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Crestal Bone Changes Around Implants With Reduced Abutment Diameter Placed Non-Submerged and at Subcrestal Positions: A 1-Year Radiographic Evaluation Crestal Bone Changes Around Implants With Reduced Abutment Diameter Placed Non-Submerged and at Subcrestal Positions: A 1-Year Radiographic Evaluation

Author(s):

Alan Fetner, DMD;Ryan Donovan; Theofilos Koutouzis; Tord Lundgren

Date Added:

6/26/2012


Summary:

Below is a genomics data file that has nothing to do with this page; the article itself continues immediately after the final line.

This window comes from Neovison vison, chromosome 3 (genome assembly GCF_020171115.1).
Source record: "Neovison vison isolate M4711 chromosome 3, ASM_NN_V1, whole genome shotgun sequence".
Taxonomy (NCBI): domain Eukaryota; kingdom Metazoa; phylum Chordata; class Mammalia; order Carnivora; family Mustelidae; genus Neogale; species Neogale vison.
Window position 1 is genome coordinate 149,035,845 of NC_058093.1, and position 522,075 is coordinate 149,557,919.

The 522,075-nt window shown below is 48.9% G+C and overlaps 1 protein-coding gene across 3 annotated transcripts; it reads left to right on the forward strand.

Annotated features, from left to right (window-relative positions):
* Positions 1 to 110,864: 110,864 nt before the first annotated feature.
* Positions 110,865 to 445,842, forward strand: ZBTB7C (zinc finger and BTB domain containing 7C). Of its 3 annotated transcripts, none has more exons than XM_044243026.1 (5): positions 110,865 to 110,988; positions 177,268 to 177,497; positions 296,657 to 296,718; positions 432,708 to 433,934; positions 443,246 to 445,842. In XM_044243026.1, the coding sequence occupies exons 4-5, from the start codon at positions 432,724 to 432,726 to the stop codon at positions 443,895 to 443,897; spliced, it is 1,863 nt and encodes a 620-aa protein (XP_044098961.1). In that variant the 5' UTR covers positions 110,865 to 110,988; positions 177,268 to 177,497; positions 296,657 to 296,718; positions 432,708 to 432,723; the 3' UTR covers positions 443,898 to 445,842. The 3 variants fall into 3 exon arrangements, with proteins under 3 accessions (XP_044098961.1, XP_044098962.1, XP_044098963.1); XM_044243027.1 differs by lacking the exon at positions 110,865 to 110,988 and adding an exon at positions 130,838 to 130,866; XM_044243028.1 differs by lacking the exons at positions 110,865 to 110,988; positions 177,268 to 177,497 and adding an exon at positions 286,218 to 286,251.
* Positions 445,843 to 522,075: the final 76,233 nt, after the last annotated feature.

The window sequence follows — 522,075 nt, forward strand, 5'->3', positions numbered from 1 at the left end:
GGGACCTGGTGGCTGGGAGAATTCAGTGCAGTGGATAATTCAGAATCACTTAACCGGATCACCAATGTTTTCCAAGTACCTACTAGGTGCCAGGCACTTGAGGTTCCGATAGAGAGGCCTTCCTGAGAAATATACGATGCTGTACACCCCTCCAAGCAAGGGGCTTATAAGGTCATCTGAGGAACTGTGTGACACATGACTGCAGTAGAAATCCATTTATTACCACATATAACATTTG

Background: There is limited information about two-part implants placed in subcrestal positions. The aim of this study is to retrospectively evaluate the 1-year outcome of implants placed non-submerged and in a subcrestal position. Methods: Records of 50 consecutive partially edentulous patients restored with dental implants were reviewed. For each implant, radiographs from the surgical appointment were compared to those from the 1-year follow-up visit and evaluated regarding: 1) the degree of subcrestal positioning of the implant, 2) changes of marginal hard tissue height over time, and 3) if the marginal hard tissue could be detected on the implant platform at the follow-up visit. Results: The overall survival rate from baseline to the last recorded follow-up visit was 100%. At the surgery, the implants were placed, on average, 1.37 mm (mesial) and 1.28mm(distal) subcrestally. The mean marginal loss of hard tissues was 0.11 – 0.30 mm. There were no statistical significant differences regarding the loss of marginal hard tissues between mesial and distal surfaces or the maxilla versus the mandible. There was no statistical significant correlation regarding the degree of subcrestal implant position and loss of marginal mineralized hard tissue (r = 0.15; P >0.05). The mineralized hard tissue on the implant shoulder was found in 69% of the implants at the 1-year follow-up visit. Conclusions: The present study reported a minimal loss of mineralized hard tissue around dental implants placed non-submerged and at subcrestal positions. In addition, these implants had hard tissue healing that extended onto the implant shoulders on most of the observed implants.

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